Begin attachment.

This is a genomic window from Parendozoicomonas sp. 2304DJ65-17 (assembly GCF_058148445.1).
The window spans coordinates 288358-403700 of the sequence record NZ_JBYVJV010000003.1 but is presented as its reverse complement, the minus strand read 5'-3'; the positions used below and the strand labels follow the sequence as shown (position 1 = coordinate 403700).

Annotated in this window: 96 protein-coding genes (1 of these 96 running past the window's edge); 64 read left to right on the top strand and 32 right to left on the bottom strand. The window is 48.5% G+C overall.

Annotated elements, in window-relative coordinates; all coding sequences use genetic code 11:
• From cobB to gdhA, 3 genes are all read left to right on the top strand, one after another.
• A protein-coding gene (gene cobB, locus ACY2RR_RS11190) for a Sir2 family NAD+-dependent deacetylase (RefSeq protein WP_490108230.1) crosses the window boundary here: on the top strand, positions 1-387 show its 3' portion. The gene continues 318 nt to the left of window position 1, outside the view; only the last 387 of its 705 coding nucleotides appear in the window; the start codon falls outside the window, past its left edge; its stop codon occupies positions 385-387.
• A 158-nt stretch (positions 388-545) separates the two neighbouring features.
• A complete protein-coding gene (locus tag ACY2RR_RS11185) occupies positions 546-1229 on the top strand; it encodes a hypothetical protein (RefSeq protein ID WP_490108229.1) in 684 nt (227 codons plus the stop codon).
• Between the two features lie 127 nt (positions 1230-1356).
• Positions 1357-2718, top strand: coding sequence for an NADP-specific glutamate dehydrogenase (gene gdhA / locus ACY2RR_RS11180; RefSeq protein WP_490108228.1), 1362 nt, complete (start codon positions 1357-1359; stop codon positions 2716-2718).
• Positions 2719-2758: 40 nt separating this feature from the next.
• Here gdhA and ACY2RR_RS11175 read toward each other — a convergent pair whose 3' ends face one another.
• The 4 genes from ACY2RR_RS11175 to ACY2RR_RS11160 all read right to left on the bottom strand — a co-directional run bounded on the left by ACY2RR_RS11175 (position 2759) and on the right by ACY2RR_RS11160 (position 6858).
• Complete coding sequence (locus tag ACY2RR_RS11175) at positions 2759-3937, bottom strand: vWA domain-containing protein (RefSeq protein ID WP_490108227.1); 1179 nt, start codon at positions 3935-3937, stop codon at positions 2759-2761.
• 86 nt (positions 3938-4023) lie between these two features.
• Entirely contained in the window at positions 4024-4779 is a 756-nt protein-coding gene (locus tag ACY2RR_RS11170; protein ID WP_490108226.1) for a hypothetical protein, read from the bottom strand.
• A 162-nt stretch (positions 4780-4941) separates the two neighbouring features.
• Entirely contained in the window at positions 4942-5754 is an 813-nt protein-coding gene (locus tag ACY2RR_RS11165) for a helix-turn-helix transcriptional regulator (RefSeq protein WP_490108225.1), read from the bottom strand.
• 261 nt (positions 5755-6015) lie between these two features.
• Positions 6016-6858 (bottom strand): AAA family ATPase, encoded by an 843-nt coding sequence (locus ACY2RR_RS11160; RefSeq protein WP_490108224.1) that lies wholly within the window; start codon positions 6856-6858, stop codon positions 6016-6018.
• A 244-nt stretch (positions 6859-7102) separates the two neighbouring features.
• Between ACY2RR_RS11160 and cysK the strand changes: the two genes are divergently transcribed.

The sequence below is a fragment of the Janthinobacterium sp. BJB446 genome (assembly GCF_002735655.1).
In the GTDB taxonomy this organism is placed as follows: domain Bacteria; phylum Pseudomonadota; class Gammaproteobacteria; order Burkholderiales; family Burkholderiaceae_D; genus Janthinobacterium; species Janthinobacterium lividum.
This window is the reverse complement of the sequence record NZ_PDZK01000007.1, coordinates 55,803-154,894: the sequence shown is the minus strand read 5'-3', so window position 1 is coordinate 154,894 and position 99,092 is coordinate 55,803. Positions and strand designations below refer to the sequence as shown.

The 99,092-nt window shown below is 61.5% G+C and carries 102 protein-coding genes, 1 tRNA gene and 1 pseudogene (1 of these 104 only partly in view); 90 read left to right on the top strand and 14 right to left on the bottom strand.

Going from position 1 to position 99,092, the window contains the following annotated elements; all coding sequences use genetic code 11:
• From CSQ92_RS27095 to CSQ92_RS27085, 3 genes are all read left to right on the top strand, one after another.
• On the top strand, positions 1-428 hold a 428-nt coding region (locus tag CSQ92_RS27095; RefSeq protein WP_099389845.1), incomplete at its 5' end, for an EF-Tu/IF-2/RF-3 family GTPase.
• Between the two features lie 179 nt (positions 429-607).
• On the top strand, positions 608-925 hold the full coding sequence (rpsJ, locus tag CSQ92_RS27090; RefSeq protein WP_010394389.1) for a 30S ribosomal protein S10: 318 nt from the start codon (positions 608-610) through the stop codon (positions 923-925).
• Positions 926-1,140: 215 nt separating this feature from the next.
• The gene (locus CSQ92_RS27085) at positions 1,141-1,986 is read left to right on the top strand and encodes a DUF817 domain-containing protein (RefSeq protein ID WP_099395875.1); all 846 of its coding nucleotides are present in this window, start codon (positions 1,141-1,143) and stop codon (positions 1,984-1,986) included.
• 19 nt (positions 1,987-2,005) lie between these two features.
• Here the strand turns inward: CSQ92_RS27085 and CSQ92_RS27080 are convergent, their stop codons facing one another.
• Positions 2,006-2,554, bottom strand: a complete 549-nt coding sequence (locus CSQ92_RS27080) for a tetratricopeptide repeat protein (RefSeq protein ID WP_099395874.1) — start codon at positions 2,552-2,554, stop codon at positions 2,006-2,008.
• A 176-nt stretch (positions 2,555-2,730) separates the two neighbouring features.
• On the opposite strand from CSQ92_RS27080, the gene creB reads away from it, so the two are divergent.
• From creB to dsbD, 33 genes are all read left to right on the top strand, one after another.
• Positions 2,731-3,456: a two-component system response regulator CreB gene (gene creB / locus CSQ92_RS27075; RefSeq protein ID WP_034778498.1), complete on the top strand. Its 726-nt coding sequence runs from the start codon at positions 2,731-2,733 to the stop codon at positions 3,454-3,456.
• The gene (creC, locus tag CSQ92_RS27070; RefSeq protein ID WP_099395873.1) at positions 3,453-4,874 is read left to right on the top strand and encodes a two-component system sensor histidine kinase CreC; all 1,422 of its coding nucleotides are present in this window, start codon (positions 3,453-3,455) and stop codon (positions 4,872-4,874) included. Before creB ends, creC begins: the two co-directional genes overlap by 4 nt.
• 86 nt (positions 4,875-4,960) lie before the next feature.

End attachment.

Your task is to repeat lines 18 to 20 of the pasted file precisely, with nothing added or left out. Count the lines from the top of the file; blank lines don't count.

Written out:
• Entirely contained in the window at positions 4942-5754 is an 813-nt protein-coding gene (locus tag ACY2RR_RS11165) for a helix-turn-helix transcriptional regulator (RefSeq protein WP_490108225.1), read from the bottom strand.
• 261 nt (positions 5755-6015) lie between these two features.
• Positions 6016-6858 (bottom strand): AAA family ATPase, encoded by an 843-nt coding sequence (locus ACY2RR_RS11160; RefSeq protein WP_490108224.1) that lies wholly within the window; start codon positions 6856-6858, stop codon positions 6016-6018.